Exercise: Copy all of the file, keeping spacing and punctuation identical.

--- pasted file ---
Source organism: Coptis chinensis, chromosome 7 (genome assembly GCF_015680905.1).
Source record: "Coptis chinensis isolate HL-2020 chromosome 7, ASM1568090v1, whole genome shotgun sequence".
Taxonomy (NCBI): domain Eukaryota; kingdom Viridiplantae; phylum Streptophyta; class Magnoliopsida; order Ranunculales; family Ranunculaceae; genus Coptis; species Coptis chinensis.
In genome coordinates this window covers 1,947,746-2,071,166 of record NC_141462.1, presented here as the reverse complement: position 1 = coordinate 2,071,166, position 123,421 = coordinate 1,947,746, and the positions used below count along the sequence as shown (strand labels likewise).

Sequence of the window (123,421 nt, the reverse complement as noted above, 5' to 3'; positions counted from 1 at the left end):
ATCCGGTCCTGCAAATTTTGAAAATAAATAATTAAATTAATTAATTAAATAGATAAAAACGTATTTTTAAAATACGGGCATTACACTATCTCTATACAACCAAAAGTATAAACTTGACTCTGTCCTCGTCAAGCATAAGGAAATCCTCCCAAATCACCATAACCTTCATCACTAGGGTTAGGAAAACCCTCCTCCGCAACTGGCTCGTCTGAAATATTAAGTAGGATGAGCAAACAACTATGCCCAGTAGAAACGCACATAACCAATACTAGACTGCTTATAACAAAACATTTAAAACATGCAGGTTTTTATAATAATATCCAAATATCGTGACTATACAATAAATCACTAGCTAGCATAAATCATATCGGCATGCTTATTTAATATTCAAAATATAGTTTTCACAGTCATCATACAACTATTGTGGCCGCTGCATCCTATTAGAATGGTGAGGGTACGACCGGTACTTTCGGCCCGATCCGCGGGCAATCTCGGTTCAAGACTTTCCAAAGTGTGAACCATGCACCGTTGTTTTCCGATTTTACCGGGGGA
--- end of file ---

Source organism: Coptis chinensis, chromosome 7 (genome assembly GCF_015680905.1).
Source record: "Coptis chinensis isolate HL-2020 chromosome 7, ASM1568090v1, whole genome shotgun sequence".
Taxonomy (NCBI): domain Eukaryota; kingdom Viridiplantae; phylum Streptophyta; class Magnoliopsida; order Ranunculales; family Ranunculaceae; genus Coptis; species Coptis chinensis.
In genome coordinates this window covers 1,947,746-2,071,166 of record NC_141462.1, presented here as the reverse complement: position 1 = coordinate 2,071,166, position 123,421 = coordinate 1,947,746, and the positions used below count along the sequence as shown (strand labels likewise).

Sequence of the window (123,421 nt, the reverse complement as noted above, 5' to 3'; positions counted from 1 at the left end):
ATCCGGTCCTGCAAATTTTGAAAATAAATAATTAAATTAATTAATTAAATAGATAAAAACGTATTTTTAAAATACGGGCATTACACTATCTCTATACAACCAAAAGTATAAACTTGACTCTGTCCTCGTCAAGCATAAGGAAATCCTCCCAAATCACCATAACCTTCATCACTAGGGTTAGGAAAACCCTCCTCCGCAACTGGCTCGTCTGAAATATTAAGTAGGATGAGCAAACAACTATGCCCAGTAGAAACGCACATAACCAATACTAGACTGCTTATAACAAAACATTTAAAACATGCAGGTTTTTATAATAATATCCAAATATCGTGACTATACAATAAATCACTAGCTAGCATAAATCATATCGGCATGCTTATTTAATATTCAAAATATAGTTTTCACAGTCATCATACAACTATTGTGGCCGCTGCATCCTATTAGAATGGTGAGGGTACGACCGGTACTTTCGGCCCGATCCGCGGGCAATCTCGGTTCAAGACTTTCCAAAGTGTGAACCATGCACCGTTGTTTTCCGATTTTACCGGGGGA